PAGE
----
Here’s a little bit more about the Oystercatchers living on my company’s parking area and their little ones. In Danish they are called “Strandskade” and is a common bird at Denmark north sea shore. While not being a rare species it’s a lot of fun to watch them daily, check if all of their three kids are still there, and if they’re all right.
Today I had my bigger Zoom (Nikkor VR 70-300) with me, so I could get a little closer (optically), and I found out that they don’t have a nest at all. And as there is no higher vegetation on the parking lot, the fledglings just cover underneath one of the parents, as far as possible.
When there’s danger in sight, which in this case obviously was me, then the birds try to distract the enemy from the place where the kids are covering. They simulate being hurt and unable to fly, pretending being an easy prey for the attacker. I have to add that I’m very careful, and they chose a distant area that’s nearly unused. But as it’s a populated place anyway I don’t mind passing by carefully and with a good distance.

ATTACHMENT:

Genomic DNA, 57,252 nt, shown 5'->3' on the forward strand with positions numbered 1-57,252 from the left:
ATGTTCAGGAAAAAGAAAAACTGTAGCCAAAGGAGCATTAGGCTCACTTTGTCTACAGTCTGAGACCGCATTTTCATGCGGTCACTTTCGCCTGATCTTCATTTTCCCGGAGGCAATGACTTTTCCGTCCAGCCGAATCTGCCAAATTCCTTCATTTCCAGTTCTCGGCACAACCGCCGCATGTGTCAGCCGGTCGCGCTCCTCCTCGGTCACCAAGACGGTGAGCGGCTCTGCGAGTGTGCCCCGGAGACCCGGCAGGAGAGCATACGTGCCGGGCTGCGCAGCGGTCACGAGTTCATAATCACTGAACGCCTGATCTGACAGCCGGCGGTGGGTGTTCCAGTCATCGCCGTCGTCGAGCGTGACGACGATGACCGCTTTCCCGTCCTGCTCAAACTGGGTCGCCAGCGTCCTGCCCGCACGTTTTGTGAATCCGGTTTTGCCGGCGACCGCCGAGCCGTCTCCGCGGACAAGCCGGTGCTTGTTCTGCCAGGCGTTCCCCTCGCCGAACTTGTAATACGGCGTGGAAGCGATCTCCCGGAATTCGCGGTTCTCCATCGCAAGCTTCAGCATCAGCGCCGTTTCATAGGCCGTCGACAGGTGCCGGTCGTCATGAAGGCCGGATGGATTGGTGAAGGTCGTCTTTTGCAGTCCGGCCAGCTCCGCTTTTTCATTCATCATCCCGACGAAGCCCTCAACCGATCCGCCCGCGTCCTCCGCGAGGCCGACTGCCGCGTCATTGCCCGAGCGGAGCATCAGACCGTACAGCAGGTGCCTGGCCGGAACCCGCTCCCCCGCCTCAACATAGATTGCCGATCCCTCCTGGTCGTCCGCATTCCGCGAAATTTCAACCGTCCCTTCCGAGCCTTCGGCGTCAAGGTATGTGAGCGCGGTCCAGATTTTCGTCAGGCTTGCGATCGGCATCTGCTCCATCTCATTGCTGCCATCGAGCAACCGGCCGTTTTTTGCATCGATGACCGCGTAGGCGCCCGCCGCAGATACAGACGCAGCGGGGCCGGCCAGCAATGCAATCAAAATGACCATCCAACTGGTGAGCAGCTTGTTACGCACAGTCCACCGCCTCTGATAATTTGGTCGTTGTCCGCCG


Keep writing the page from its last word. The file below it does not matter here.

The biddies are well camouflaged, even on the asphalt of the parking lot. They are hard to find if you don’t know where to look, and when they are not moving. Even when it’s quite obvious in this picture, their camouflage works much better in real life. Good for them, as there are seagulls circling over the area all the time.
I also found an eggshell, which hopefully stems from an emerged bird, and is not the residue of a successful raid. It’s clearly a Haematopus ostralegus, as Wikipedia knows.
Here are some more pictures of the family. I hope that I can watch them growing up and learning to fly. Would be so cute to see them doing their first flight tests and become airborne.